Mitsubishi Electric revealed that multiple Denial of Service (DoS) vulnerabilities exist in the TCP/IP protocol stack of its GOT (Graphic Operation Terminal) and Tension Controller because of improper handling of exceptional conditions and improper input validation. These security loopholes may be used by a remote attacker to cause a DoS condition of GOT and Tension Controller by sending specially crafted packets.
Mitsubishi GOT and Tension Controller products are used globally in the critical manufacturing sector.
The affected products and versions of the Mitsubishi GOT Series under the GOT2000 series include the GT21 model. Under this model, all versions of GT2107-WTBD, GT2107-WTSD, GT2104-RTBD, GT2104-PMBD, and GT2103-PMBD are affected, Mitsubishi said in its advisory. The company also found security loopholes in its GOT SIMPLE series, GS21 model across all versions of its GS2110-WTBD, GS2107-WTBD, GS2110-WTBD-N, and GS2107-WTBD-N products.
In the case of the Tension Controller, Mitsubishi identified that all versions of the LE7-40GU-L product line were affected by security vulnerabilities.
The Mitsubishi GOT is a Human-Machine Interface (HMI) that delivers advanced functionality, acts as a seamless gateway to other industrial automation devices while increasing productivity and efficiency. It helps to downsize the operation panel, as switches and lamps are created using software, the number of components attached to the operation panel as hardware can be reduced and the panel itself can be downsized. It also cuts down wiring costs between components inside the operation panel.
The Mitsubishi Tension Controller delivers functions necessary for ‘tension control’ that is contained in the small form factor. In addition to the control functions, the tension controller has an easy-to-see display and a user-friendly panel. It has a power amplifier output for powder clutch/brake, and you can easily introduce highly functional tension control. Complete with network functions, the tension controllers come with Ethernet and RS-485 communication as standard built-in functions.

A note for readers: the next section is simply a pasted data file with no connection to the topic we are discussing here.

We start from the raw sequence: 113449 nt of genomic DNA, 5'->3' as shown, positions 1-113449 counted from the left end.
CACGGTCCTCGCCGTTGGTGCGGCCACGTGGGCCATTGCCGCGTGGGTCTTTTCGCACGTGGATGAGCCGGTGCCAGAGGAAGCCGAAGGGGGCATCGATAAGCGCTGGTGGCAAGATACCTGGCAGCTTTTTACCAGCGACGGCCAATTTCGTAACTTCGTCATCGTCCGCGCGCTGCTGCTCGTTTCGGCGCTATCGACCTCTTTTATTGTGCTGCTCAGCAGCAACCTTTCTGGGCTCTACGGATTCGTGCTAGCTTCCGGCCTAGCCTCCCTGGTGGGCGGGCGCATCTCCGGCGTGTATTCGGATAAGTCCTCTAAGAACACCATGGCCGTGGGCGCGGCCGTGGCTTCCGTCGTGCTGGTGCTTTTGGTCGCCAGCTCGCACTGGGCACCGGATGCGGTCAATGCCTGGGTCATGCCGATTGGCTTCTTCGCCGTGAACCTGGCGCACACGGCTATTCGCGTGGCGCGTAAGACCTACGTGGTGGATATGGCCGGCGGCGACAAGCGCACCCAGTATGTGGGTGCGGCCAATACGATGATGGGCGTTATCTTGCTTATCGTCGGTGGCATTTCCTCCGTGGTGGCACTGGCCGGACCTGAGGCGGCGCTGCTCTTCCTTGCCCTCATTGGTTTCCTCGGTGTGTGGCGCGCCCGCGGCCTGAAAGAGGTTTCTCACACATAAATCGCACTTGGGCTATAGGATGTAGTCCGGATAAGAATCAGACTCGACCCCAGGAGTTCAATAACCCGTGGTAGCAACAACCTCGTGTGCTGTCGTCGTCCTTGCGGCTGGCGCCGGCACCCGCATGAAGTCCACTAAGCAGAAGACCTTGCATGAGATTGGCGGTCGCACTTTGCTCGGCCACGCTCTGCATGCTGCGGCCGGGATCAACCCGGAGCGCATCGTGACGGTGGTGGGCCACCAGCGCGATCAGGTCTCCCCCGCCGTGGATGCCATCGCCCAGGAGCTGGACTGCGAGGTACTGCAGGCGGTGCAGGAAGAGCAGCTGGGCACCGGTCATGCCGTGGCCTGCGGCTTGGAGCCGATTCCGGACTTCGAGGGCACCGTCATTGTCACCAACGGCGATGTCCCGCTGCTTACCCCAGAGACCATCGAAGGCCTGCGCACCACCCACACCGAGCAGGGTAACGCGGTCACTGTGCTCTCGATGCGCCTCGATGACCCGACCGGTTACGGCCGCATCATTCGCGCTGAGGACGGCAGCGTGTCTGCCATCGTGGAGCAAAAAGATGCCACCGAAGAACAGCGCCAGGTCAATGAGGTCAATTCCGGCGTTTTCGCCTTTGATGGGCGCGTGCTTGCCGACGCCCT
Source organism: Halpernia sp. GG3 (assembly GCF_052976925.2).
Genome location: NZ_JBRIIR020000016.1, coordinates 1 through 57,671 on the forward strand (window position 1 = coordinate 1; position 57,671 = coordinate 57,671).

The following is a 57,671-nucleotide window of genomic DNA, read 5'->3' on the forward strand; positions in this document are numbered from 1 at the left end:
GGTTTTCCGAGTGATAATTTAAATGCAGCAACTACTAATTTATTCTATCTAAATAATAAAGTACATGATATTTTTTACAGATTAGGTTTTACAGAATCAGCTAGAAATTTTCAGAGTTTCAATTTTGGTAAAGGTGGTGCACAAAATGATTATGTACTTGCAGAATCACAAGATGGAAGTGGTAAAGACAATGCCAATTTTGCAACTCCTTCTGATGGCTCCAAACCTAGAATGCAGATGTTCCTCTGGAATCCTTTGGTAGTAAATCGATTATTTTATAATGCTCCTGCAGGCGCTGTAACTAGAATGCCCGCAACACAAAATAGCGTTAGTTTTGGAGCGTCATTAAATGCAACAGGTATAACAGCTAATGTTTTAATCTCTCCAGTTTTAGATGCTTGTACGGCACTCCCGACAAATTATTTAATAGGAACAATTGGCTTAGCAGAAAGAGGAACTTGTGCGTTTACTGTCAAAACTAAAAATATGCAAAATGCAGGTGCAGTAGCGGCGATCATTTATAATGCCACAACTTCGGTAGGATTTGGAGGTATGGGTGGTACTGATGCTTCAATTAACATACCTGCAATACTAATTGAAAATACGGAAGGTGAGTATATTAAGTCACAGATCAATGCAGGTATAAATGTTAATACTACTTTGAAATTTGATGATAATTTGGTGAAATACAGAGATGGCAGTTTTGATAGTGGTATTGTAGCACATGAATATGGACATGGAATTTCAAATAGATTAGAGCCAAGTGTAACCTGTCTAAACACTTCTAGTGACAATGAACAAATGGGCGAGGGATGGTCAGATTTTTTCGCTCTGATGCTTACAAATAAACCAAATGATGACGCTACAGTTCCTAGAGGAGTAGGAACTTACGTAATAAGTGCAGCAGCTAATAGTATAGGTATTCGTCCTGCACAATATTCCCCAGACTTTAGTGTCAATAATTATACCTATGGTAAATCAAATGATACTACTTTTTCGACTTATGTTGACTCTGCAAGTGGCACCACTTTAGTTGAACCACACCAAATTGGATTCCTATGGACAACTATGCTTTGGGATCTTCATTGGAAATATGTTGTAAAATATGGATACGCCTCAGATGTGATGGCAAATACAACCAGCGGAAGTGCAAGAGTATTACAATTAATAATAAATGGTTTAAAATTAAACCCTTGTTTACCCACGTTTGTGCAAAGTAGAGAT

Mitsubishi Electric has advised its users to minimize the risk of exploiting this vulnerability by using a firewall or virtual private network (VPN) to prevent unauthorized access when Internet access is required. It also advised using within a LAN and blocking access from untrusted networks and hosts through firewalls, and using the IP filter function to restrict the accessible IP addresses.
In May, the Cybersecurity and Infrastructure Security Agency (CISA) released an advisory on the presence of buffer access with incorrect length value vulnerability in Mitsubishi’s GOT and Tension Controller. The exploitation of the vulnerability may be able to stop the communication function of the products, requiring a reset to regain functionality, it added.
Nozomi Networks Labs identified last month the presence of five vulnerabilities affecting Mitsubishi’s safety programmable logic controller (PLCs) that relate to the authentication of the MELSOFT communication protocol. An initial set of vulnerabilities were disclosed to the vendor through Industrial Control Systems Cyber Emergency Response Team (ICS-CERT) in January this year. A second set was disclosed more recently through the same process.